Copygirl,” the new novel by Anna Mitchael and Michelle Sassa, has been billed as “The Devil Wears Prada” meets “Mad Men.” That’s an apt description. The main character, a young woman fresh out of ad school named Kay Carlson, works at an edgy ad agency in New York City. But “Copygirl” is also a little like the movie “Mean Girls.” At one point Kay asks herself a question that could have been asked by Cady Heron: “Could it be that I’m way more of a phony than I ever thought?”
The novel is about Kay’s life at work, but it’s also about her relationships with other women — her co-workers, her mother, her best friend — about how those relationships change the way she sees herself. In turn, she becomes better at her job and makes better choices in her personal life. Publisher’s Weekly calls the book, “wickedly funny and smartly sweet.”
Michelle Sassa has helped create award-winning ad campaigns for New York Road Runners (organizer of the New York City Marathon), Reebok and Coca-Cola. She lives in Aberdeen, New Jersey, with her husband and three kids, including twins, and blogs at thefemininemystake.com. “Copygirl” is her first novel.
Anna Mitchael, whose column “Notes from a New Mother” is featured every month right here in the Wacoan, is the author of “Just Don’t Call Me Ma’am,” a memoir; “Rooster Stories,” a Kindle single; and “Copygirl.” She blogs at thirtysexysomething.com. After working in advertising both in-house and at agencies across the country, she left the glamour of the big city to come back to Texas — rural Texas. “Where I live now, people can literally MacGyver wood and nails into a functioning chicken coop with no plans, no Googling,” Mitchael said. She lives with the man who stole her away from the city life and their two small boys on a ranch not far from Mosheim, west of Waco.
Mitchael and Sassa met in 2004 at Berlin Cameron (now Berlin Cameron United), an ad agency in New York City. The primary account they worked on together was Georgia-Pacific, one of the global leaders in sales of toilet paper. No men at the agency wanted to work on the account, and Georgia-Pacific, knowing that it is usually women who decide what brand of toilet paper to purchase, sent “the chick team” (as Sassa describes herself and Mitchael) to Colmar, France. Yes, they got to travel to a lovely village in the Alsace region, although they also spent a lot of time at a toilet paper factory, learning the difference between one-ply and two-ply tissue in a country where the toilet paper is primarily pink. Then they came home and wrote an ad campaign.
In “Copygirl,” Kay writes ads for a fictional cat food company called Little Kitty.
“People have this idea about advertising that everything’s going to be a Subaru commercial,” Mitchael said. “It’s great to have this big client that has Super Bowl ads, but for every one of those there’s a kitty litter client or a Procter & Gamble detergent that pays the bills, and somebody’s got to write that too.”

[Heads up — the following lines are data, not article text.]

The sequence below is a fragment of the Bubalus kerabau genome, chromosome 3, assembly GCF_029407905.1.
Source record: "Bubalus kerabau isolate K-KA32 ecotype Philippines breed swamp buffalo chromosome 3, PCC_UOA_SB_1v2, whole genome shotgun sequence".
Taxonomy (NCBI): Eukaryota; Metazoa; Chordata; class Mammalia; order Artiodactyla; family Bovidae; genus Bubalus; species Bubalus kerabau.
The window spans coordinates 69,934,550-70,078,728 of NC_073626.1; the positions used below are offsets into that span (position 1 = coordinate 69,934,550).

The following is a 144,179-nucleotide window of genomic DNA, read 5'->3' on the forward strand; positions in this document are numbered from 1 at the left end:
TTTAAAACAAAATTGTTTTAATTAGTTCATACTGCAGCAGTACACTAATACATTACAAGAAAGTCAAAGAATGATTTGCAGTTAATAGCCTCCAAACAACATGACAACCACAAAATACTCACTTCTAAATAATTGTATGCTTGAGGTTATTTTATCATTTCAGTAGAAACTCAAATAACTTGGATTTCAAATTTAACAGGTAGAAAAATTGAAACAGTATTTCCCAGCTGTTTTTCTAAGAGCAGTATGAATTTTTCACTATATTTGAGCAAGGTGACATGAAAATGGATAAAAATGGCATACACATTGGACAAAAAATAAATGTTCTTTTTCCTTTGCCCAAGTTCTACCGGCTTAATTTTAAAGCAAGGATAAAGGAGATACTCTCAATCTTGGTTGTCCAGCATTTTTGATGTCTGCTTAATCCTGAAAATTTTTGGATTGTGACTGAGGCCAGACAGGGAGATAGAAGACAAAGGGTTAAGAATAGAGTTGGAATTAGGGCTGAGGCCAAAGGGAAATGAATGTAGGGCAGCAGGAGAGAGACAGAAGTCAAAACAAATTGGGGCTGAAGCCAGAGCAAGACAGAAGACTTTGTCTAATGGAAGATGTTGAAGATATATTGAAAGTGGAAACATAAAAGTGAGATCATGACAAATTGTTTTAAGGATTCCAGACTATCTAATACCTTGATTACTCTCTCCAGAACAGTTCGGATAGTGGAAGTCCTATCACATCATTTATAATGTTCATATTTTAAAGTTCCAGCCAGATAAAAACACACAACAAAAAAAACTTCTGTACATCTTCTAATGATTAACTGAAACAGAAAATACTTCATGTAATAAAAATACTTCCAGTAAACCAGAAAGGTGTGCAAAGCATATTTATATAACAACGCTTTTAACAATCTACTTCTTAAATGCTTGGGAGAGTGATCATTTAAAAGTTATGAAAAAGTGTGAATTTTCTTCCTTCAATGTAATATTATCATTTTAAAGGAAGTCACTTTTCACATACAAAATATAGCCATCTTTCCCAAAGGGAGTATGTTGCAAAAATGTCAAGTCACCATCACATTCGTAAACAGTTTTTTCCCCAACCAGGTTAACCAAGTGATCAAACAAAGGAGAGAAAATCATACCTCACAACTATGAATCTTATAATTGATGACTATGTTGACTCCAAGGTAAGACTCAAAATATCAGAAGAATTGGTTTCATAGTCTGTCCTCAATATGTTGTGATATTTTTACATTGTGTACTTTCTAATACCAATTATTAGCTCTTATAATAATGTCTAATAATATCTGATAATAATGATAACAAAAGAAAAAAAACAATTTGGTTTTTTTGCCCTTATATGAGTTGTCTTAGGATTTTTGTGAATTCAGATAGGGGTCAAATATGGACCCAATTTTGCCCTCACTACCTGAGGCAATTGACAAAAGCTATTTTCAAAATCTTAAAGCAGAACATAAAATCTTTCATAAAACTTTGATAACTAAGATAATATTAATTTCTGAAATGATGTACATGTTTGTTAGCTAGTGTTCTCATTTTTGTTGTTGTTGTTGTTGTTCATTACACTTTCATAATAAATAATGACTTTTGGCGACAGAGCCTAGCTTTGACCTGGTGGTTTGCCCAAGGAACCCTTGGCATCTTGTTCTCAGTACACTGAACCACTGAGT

One of the plot lines in the book concerns the agency’s attempt to steal the account of a soda company, a fictional competitor of Coca-Cola. Sassa knows a bit about writing an ad campaign for a soda company: She worked on Coca-Cola twice.
“My first advertising job was at McCann-Erickson [now McCann], and then our agency [Berlin Cameron] stole the account from them,” she said.
One uncomfortable aspect of copywriting is that whatever a writer or an artist or even a creative director produces is ultimately in the hands of the client.
“When you sell an idea, it becomes someone else’s to interpret and own and do what they want with,” Mitchael said. “The problem in copywriting comes if you start believing it’s your message, because it’s not your message — it’s the company’s message. They aren’t paying for you to be a writer. They are paying you to think about their products and write words that sell their products and to understand something about the culture that is there but isn’t articulated yet.”
Since leaving New York City, both Mitchael and Sassa have kept one foot in the advertising world. Mitchael works as a freelancer, often after her kids are in bed. Sassa refers to herself as “permalance.”
“I have my long-standing marketing company that I do projects for on a continuing basis. I pick and choose my projects,” she said. “I never stopped working in advertising, just after [having] the twins I worked for myself.”
Sassa is grateful she lived and worked in New York City, where she developed her skills.
“I think New York has the best of the best. And even the level of drive, that adds to the competition. It can be overwhelming if you don’t have the confidence, but it’s a great place to get the confidence,” she said. “It opens your mind to possibilities, dreams you didn’t know you had.”
Sassa and Mitchael worked at an ad agency similar to the one portrayed in “Copygirl.” Sassa, who worked there longer than Mitchael, experienced more of the male-centric aspect. By the time Mitchael arrived, the agency had women in higher roles.
“Anna came to our agency much later than I did, and there were more women, so her experiences were different,” Sassa said. “I was the only female copywriter when I came on. I became the first female [associate creative director] there, even though one of my bosses wanted to make me a creative director instead because I had direct relationships with the CEOs of Reebok, Coca-Cola, etc., and was running presentations. But several of the other partners who led the boys club swore that there would never be a female creative director at their agency. They told me this to my face.”